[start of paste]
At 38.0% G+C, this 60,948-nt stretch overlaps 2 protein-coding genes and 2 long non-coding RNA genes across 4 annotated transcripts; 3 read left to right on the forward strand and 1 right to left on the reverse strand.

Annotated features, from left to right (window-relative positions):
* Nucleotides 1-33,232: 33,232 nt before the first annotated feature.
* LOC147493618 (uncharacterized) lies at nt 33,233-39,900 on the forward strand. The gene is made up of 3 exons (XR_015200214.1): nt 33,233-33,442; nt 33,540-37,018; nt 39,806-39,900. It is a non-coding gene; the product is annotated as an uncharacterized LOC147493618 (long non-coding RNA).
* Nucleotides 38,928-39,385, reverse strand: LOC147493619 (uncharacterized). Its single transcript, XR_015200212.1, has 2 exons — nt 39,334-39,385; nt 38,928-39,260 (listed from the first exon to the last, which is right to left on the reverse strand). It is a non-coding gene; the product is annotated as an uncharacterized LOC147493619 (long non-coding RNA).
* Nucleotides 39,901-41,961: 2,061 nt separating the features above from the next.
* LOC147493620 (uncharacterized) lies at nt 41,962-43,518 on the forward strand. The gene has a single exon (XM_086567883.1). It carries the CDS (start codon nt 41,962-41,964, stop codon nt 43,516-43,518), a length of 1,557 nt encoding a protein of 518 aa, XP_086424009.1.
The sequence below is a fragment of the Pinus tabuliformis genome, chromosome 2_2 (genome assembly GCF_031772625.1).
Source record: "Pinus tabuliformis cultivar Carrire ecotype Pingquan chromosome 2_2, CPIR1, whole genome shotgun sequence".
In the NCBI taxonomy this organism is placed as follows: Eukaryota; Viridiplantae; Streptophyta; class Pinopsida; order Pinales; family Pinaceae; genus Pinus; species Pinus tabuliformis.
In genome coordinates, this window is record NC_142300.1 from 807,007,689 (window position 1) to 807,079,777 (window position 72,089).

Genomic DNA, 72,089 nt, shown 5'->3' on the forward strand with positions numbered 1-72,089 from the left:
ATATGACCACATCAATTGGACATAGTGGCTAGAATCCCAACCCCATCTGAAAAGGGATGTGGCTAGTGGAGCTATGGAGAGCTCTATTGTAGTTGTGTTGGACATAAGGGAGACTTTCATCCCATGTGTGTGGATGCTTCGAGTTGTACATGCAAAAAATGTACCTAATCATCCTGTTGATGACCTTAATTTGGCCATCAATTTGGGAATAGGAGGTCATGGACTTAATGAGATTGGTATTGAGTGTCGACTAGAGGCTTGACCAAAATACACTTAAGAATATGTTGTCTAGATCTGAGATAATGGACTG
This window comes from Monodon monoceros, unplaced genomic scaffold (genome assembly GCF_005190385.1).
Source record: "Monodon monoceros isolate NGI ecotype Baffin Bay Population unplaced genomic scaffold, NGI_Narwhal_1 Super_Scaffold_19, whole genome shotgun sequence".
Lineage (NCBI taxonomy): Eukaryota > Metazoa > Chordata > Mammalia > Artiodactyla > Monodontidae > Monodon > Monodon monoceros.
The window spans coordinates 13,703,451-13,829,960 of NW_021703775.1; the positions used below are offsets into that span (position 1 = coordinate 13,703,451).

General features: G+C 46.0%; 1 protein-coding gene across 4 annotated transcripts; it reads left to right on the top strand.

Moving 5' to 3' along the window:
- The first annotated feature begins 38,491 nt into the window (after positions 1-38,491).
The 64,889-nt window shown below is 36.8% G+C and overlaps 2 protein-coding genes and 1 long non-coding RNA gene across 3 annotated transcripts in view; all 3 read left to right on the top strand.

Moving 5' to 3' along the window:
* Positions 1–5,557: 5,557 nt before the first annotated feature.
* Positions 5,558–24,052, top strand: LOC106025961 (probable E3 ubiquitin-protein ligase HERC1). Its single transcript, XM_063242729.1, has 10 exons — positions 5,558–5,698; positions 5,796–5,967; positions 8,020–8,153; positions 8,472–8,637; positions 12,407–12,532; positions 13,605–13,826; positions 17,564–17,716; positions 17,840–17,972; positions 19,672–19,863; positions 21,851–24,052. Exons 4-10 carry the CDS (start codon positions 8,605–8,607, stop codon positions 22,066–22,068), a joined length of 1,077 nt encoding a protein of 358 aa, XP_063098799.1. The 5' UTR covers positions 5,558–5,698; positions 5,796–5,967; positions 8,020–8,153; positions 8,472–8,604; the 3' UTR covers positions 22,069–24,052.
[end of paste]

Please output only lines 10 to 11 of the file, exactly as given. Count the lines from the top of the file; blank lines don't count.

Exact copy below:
In the NCBI taxonomy this organism is placed as follows: Eukaryota; Viridiplantae; Streptophyta; class Pinopsida; order Pinales; family Pinaceae; genus Pinus; species Pinus tabuliformis.
In genome coordinates, this window is record NC_142300.1 from 807,007,689 (window position 1) to 807,079,777 (window position 72,089).